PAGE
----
Chapter

Class Histories and Class Theories in a Raceful Social World

in Harlemworld

Published by University of Chicago Press

Published in print December 2001 | ISBN: 9780226389981
Published online March 2013 | e-ISBN: 9780226390000 | DOI: http://dx.doi.org/10.7208/chicago/9780226390000.003.0003
Class Histories and Class Theories in a Raceful Social World

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This chapter shows that an underclass/middle-class model of black America as two geographically segregated and bifurcated communities does not necessarily work in a place like Harlem. Harlemites at various socioeconomic levels live and work right next to one another every single day, a point that becomes salient in several short biographies of a few of the people whose voices are heard and whose experiences are shared throughout these pages. The chapter discusses the varied lives led by some of the Harlemites. These stories offer a picture of class diversity that is an important piece to the puzzle of performative raciality, a partial answer to the question of how race is seen through social practices. Despite patterned structural realities variously constraining the life chances of different categories of persons, class position is sometimes not a dead end. Important arguments about social mobility can get displaced in favor of sensationalist rhetoric of “underclass” imprisonment and “middle-class” alienation.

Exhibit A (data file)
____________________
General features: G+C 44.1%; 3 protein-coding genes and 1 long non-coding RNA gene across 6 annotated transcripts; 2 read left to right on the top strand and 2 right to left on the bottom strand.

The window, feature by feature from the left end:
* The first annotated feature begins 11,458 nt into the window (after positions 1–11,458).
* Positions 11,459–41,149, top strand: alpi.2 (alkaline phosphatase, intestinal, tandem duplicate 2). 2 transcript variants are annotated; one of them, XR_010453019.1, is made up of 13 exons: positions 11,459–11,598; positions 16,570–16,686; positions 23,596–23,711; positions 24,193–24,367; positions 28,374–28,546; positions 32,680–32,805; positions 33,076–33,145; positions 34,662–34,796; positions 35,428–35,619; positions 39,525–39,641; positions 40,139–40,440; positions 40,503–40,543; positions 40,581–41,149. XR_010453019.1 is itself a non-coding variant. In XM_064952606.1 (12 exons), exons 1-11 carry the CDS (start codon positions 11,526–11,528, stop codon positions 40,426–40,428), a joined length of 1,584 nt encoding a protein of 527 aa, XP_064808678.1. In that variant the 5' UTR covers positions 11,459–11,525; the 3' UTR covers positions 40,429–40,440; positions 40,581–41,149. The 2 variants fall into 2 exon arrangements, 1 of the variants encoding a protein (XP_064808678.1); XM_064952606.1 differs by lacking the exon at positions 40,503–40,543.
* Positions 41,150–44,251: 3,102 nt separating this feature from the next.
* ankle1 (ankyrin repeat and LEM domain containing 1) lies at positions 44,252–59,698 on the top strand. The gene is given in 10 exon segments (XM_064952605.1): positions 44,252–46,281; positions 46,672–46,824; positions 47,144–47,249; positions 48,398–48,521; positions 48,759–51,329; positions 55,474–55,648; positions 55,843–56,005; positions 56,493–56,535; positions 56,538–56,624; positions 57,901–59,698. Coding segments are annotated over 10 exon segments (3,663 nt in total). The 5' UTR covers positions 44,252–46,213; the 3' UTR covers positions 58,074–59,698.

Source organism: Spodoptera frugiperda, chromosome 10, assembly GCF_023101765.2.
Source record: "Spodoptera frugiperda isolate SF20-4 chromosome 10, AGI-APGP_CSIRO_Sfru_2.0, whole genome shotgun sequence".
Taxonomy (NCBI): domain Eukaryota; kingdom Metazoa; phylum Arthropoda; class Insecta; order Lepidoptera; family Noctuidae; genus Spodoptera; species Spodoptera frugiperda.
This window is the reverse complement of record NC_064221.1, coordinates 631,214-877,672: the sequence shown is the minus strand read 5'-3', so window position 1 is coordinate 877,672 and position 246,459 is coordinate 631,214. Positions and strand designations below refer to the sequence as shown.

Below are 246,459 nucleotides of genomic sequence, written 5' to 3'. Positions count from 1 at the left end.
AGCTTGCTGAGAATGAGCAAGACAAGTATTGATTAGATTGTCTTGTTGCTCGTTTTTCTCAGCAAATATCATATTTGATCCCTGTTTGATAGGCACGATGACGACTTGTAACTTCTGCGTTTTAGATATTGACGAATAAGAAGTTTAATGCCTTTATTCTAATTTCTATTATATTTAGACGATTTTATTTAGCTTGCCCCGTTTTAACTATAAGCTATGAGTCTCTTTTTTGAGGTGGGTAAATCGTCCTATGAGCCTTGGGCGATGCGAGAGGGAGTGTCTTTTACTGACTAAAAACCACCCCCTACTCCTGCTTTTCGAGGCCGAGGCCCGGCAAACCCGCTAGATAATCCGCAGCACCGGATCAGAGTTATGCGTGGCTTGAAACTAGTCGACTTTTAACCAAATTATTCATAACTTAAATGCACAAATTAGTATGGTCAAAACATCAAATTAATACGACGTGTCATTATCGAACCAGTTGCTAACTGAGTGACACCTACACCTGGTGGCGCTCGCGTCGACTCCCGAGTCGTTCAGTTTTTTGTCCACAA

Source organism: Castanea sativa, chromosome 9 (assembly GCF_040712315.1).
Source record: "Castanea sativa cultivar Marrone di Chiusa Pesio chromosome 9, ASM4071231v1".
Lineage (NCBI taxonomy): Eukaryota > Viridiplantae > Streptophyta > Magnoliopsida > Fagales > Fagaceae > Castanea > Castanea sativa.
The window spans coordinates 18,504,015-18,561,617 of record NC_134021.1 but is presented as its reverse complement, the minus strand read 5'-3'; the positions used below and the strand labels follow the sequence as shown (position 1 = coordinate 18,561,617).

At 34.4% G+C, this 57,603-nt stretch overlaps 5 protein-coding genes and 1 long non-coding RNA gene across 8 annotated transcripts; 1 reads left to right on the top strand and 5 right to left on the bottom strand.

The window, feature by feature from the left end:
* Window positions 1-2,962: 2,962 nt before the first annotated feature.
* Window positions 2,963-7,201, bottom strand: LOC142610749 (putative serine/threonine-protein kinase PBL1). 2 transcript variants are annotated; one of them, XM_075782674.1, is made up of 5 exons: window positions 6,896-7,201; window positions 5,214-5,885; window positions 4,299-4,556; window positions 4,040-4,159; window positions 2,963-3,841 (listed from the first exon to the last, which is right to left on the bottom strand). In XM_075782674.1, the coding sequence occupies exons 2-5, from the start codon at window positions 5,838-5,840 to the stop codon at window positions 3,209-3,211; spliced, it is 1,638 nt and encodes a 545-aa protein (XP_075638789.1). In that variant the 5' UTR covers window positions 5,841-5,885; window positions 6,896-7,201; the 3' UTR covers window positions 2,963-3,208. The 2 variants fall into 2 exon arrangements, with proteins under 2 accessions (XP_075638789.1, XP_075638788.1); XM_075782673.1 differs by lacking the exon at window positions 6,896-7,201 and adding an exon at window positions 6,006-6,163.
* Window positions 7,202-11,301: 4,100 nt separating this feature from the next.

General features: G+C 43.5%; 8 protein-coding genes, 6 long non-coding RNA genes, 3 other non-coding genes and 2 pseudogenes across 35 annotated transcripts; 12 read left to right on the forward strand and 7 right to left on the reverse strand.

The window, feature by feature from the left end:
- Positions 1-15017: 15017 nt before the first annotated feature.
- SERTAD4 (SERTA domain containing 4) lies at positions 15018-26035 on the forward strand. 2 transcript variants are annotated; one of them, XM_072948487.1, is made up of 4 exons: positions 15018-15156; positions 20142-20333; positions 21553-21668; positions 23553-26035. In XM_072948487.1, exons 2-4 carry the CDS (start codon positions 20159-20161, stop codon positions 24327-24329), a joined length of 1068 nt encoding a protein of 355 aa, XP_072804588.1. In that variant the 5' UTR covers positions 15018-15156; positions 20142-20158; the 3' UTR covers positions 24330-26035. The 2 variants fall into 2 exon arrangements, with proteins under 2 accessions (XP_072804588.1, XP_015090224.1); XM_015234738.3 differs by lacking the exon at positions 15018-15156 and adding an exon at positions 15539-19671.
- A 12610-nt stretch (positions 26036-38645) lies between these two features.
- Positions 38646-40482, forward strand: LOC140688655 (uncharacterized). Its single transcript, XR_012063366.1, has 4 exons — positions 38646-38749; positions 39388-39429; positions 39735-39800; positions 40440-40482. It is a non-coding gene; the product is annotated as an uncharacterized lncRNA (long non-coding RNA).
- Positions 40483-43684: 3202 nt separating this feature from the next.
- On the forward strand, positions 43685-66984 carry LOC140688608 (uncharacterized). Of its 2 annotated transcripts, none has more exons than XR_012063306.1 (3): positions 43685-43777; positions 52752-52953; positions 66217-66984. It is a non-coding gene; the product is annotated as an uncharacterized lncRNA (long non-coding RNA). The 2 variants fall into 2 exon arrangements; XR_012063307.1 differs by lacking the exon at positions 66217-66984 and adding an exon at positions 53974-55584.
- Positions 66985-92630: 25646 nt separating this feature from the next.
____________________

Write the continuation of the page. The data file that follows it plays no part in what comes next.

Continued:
Keywords: middle class; Harlem; raciality; social world; black America

Chapter.  14578 words.  Illustrated.

Subjects: Anthropology

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